The following extract is from the 2007 edition of Cyclecraft by John Franklin (Franklin, 2007), the definitive guide to safe and enjoyable cycling for adults and children, and recommended reading for the UK National Cyclist Training Standard.
Cycle helmets attempt to limit the consequences of a crash. They do nothing to prevent a crash taking place; indeed, if not used properly or if their limitations are not appreciated, they may actually increase that risk.
Helmet wearing by cyclists is a controversial and often emotional subject. It is important to keep the risk of head injury in perspective. The chance of suffering head injury when cycling is low, as it is when walking. Serious head injury when cycling is rare, and all the more so for people who learn to ride skilfully. People who cycle regularly live longer, on average, than those who do not, with less ill health, so cyclists are not especially vulnerable to any life-threatening injury. Whatever the merits of helmets, their promotion often unjustifiably scares people from cycling through making the activity appear much more hazardous than is really the case.
A helmet works through absorbing some of the force of an impact by itself deforming. The liner of shock-absorbing material acts as a buffer which reduces the acceleration forces that reach the skull. In this way helmets can prevent minor wounds to the head. Once the liner is fully compacted (which happens at quite low forces), it provides no further protection and all the residual energy passes directly to the skull. Thus the ability of helmets to afford useful protection in more serious crashes, such as those that involve motor vehicles, is much less certain.
Evidence in favour of helmet effectiveness comes from case-control studies, which have high standing among medical professionals. But in recent years, other similar studies have been found to give misleading results. The evidence on cycle helmets is inconsistent with regard to the protection afforded, and the research has attracted extensive peer criticism for methodological weaknesses and errors.
In stark contrast, other types of evidence, such as that based on hospital and traffic casualty data and trends, are much more sceptical, with no evidence that increased helmet wearing has reduced the actual risk of serious or fatal injury across cyclists as a whole. Some studies have concluded that risk has been increased.
Nevertheless, many helmet wearers believe that they have been saved from serious injury. This is a very common experience, out of all proportion to the actual number of head injuries suffered by bareheaded cyclists. There is some evidence that helmeted riders may crash more often, and are more likely to hit their (helmeted) heads if they do. The breaking of a helmet is not by itself evidence that it has provided useful protection to the wearer, as it is common for helmets to fail prematurely before the inner liner has been fully crushed.
It is a serious mistake to think that wearing a helmet is at all a substitute for having a safe bike and learning to cycle properly. Parents, in particular, should take heed of this. The limited protection offered by a helmet can be easily negated if a cyclist compensates by riding less carefully or in places where risk is greater, or if wearing one interferes in any way with the attention that is given to traffic. There is evidence that some people, especially children, will take greater risks when wearing a helmet and that drivers may take less care around helmet-wearing cyclists.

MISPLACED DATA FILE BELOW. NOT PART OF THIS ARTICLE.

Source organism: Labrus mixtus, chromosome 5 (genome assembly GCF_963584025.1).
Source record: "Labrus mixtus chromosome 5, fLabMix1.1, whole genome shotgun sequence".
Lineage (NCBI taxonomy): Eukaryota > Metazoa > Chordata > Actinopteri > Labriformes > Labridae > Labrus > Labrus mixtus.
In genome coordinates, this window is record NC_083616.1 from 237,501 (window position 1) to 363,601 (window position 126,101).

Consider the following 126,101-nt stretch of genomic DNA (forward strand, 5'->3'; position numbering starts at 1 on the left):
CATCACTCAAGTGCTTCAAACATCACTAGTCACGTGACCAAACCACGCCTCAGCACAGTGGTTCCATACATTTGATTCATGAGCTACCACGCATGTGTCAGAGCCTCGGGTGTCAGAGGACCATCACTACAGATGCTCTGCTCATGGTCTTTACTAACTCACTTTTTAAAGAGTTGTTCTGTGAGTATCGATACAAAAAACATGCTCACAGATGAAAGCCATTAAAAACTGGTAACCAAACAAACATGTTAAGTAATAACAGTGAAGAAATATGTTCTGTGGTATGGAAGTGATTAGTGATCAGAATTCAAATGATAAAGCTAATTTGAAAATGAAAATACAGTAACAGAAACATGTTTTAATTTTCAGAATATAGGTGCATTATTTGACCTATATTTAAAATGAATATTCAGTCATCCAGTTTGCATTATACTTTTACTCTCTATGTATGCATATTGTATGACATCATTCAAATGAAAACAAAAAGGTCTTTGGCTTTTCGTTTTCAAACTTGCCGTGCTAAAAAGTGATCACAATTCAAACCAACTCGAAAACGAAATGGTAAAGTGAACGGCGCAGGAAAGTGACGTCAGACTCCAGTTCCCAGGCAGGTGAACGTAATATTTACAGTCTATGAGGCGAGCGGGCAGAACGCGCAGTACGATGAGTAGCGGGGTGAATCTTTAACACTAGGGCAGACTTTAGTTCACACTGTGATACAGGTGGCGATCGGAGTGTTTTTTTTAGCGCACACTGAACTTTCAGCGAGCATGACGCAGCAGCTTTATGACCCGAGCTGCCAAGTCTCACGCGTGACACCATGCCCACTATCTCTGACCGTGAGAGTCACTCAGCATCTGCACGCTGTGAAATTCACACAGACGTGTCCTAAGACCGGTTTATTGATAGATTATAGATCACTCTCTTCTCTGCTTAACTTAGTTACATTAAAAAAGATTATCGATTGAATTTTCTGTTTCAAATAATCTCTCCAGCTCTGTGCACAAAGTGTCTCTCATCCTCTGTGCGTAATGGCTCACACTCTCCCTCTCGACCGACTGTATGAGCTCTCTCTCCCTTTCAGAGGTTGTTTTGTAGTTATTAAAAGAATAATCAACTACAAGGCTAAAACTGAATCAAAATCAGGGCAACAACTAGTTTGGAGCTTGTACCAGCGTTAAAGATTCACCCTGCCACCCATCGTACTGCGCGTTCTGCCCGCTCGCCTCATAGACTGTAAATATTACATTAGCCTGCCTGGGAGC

Buying and fitting a helmet
If you do decide to wear a helmet, make sure that you buy one that meets the Snell B90 or B95 standards. The more commonly available standards, such as the British/European EN1078, are no guarantee of quality, sample helmets having repeatedly failed independent tests, with some helmets shattering at very low impact forces.
The protection afforded by a helmet is very much dependent upon achieving a good fit. Heads are different, especially in the position of the chin relative to the skull, and a helmet which is suitable for one person may be quite unsatisfactory for someone else. Always buy a helmet from a shop where there is plenty of choice and where the sales staff have the knowledge to advise.
Check for a snug and comfortable fit around your head, after making any internal adjustments. The helmet should sit low on your forehead and you should be able to see the edge of the brim at the extreme upper range of your vision. Adjust the straps so that there is no slack in any of them (but the chin straps should not be uncomfortably tight), and then try to slide the helmet off. If it does not stay firmly in place, it is unsuitable or incorrectly adjusted. Keeping the straps tight in use is extremely important. Not only can loose straps reduce the protection given, by allowing the helmet to move on the head, but this in itself can lead to neck injury.
Ensure that the helmet will not interfere with your head movement, vision in any direction, hearing or the wearing of spectacles or sunglasses. Check also for general comfort, especially the adequacy of ventilation. Inadequate air circulation can impair your attentiveness on the road. Many cyclists who normally wear a helmet take it off when climbing hills in hot weather, and this is preferable to overheating the head in a way detrimental to safety.
Helmets have only a limited effective life, even with careful use, and damage is not always visible. It is the condition of the crushable inner liner that is most important, not the outer shell (if any). It is recommended that a helmet should be replaced at least every three years. If it is subjected to a hard drop or impact (inside or out) or becomes badly scratched, it must be replaced straight away. Chemicals, detergents, heat and sunlight can all reduce the strength of a helmet.
Franklin, J, . Cyclecraft. The Stationery Office UK, 2007. ISBN 978-0-11-703740-3.